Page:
Caleb’s Reading Response: 9/20/2011
Although both readings are different regarding approach and writing style, both authors assert an overeager need for English and basic writing faculty to support writing rules that dictate how to define good writing versus bad writing. It is unfair to blame the need to define ‘good’ scholastic writing on any particular period or scholar; however, this stagnate, elitist view of what constitutes good writing often subverts English and basic writing faculty into a practice that goes against many of the pedagogical models that support multiculturalism and process based instruction. In fact, it seems that the whole “literacy crisis” in America is built on this false connotation of good writing versus bad writing, or more directly, good thinking versus bad thinking.
Otte and Mlynarczyk speak about the multiple attempts and stages of defining basic writing students and basic writing pedagogy in their second chapter. What stood out the most was a quote from Bartholomae, who stated: basic writing students “must know what we know, talk like we talk” (“Writing Assignments” 300) and “must learn to speak our language” (“Inventing” 135) (O & M). Essentially, basic writing students are outsiders on multiple levels. Though nothing has every been set in stone, often basic writers are defined as the ‘underprepared’, ‘remedial’, ‘minority’, ‘low income’, etc. They are the students whose writing “disturbs, threatens, or causes despair in traditional English faculty members” (O & M); essentially, they are square blocks trying to fit into a circular hole, or whatever other ways scholars choose to say it. In the end it comes down to the fact that BW students do not have the ability to write at the university level, if at all.
In regards to BW students, obviously there is much flexibility on who they are and what they need; however the one constant in this equation is who they are not. BW students are not good writers, which often gets confused with not being very good thinkers. Crowley notes that she “doubts whether we serve new students well by using mass examinations to segregate them into classrooms that can be readily identified as remedial or special” (O & M). The fact that we designate their inabilities seems to cripple many BW students from the get go, despite the desired intentions to help improve student writing. Although many scholars blame either the scholar or secondary education (which, depending on the situation, might actually be logical), it seems that English studies has always held an ungrounded traditionalist vision and an objectible need for holistic assessment, which has added fuel to the aforementioned “literacy crisis”.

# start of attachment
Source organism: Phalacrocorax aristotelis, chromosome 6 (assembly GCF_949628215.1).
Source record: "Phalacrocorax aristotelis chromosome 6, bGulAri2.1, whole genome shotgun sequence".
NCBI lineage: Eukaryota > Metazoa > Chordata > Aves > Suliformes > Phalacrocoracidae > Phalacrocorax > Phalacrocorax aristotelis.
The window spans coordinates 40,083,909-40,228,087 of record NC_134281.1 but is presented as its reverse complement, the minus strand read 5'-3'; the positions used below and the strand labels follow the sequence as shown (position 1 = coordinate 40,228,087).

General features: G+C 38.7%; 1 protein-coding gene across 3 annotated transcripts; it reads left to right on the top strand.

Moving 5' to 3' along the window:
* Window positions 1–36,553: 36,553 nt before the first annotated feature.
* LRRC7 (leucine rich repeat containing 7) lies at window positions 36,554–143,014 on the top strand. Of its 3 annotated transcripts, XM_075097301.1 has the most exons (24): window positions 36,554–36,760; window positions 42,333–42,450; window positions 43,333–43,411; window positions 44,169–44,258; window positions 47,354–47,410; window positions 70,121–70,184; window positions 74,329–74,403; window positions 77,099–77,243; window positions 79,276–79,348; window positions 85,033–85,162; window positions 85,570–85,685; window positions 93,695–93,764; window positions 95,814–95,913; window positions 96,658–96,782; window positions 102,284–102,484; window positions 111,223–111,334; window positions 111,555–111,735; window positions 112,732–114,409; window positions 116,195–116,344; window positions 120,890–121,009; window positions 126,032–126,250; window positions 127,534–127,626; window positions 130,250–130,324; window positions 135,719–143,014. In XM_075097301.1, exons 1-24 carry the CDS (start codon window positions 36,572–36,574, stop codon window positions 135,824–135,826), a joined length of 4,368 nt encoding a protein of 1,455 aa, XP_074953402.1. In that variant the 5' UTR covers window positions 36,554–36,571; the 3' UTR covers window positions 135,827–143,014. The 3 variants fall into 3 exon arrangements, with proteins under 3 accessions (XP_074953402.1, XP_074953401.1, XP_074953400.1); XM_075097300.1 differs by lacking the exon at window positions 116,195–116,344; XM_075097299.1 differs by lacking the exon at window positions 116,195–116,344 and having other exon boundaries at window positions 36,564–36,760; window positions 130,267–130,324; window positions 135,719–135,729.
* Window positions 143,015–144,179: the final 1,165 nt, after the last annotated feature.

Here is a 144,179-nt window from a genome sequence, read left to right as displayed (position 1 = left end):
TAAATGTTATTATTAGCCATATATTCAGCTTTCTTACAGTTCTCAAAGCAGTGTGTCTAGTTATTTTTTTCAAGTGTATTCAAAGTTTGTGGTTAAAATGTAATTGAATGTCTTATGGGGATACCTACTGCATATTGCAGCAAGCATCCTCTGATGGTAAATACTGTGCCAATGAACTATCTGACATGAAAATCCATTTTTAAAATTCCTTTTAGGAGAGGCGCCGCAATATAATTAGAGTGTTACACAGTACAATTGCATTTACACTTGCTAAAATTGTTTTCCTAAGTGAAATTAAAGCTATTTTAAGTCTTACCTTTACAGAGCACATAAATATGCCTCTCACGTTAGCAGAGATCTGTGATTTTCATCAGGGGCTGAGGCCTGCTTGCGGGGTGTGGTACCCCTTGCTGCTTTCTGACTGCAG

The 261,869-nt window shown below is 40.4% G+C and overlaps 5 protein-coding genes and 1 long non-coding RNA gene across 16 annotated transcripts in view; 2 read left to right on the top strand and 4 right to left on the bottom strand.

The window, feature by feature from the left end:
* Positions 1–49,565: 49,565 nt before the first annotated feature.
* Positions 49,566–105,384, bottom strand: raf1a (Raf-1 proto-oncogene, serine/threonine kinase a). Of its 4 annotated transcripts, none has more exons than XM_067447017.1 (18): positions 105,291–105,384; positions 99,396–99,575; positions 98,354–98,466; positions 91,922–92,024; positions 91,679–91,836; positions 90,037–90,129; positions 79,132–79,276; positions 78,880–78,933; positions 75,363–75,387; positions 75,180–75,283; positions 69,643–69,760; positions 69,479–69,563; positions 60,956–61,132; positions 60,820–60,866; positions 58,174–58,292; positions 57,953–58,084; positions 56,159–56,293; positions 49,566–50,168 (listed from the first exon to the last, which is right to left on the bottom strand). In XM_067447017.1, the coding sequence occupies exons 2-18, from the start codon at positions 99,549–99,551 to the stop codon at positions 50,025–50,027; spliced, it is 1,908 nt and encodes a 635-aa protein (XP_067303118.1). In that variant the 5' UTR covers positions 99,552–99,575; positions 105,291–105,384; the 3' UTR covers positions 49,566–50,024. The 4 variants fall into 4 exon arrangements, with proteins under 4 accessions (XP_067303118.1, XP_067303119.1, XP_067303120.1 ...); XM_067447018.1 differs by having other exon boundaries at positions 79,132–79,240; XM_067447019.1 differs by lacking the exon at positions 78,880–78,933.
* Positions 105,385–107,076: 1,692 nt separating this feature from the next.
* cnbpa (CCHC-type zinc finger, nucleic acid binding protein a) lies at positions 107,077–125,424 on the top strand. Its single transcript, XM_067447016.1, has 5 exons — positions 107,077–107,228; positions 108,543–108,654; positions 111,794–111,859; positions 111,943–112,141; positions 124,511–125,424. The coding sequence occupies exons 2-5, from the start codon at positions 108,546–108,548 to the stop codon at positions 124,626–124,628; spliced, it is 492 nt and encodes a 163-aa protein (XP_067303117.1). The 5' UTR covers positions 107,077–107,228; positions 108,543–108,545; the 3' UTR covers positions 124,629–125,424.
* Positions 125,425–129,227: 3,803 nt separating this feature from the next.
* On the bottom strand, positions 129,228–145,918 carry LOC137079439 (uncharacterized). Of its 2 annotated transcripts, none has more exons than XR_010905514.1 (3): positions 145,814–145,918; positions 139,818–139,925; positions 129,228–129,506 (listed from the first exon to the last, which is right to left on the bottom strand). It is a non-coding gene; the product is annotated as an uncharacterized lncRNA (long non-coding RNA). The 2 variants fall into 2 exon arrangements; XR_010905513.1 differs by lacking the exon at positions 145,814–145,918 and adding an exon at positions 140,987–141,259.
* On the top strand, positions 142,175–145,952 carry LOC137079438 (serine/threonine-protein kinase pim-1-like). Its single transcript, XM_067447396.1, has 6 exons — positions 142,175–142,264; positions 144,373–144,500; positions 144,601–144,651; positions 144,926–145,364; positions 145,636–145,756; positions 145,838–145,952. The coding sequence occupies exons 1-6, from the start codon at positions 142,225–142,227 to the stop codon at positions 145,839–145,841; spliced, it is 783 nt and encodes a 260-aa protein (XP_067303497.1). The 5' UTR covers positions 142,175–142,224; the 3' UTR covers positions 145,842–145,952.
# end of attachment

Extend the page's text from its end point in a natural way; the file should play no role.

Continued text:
In section one of the Haswell text, this notion of the English ungrounded vision is explained through experimentation. Essentially Haswell asked a group of English teachers to assess student writing from the freshman, sophomore, and junior levels to measure what growth has developed in students as they mature through their undergrad years. The results were startling, as the teachers were asked to grade using a holistic method that measures growth, only to assert that there was primarily no growth between freshman through junior year. Haswell asserts that this is by far not the case, as his measures indicate growth in writing complexity, logic, structure, organization, and vocabulary, while the teachers surveyed only indicated that vocabulary had improved. Essentially, it seems that despite using holistic grading, these teachers still reached into their formalist/traditionalist tool kits, as their grades reflected more on the grammar, page length, and structure elements of student papers, while ignoring elements that indicate solid cognitive development. Despite these teachers best intentions, they had a drop off from pedagogy to practice, where they preached one thing while simultaneously enforcing another. If this is common place, then how many students are really at risk, and is there really even a “literacy crisis” to begin with?
Again, I feel like I could talk for days on each reading, but I’ll do everyone a favor and start wrapping it up. It seems that basic writing offers no definitive meaning, pedagogy, or target audience, as all these measures change depending on the scholar or school of thought. Essentially, BW students are simply those that are not one of us yet, as they still struggle to develop college acceptable writing. Though both books pose this question, Haswell makes it the cornerstone of part one of his text, asking simply whether we are measuring students correctly, giving credit to the knowledge they do have, and measuring them for developmental/cognitive growth instead of skin deep surface elements. I think I’ll end as O & M do with a simple question: If we don’t have definitions for BW, BW students, or BW pedagogy, “what exactly is it that BW does”?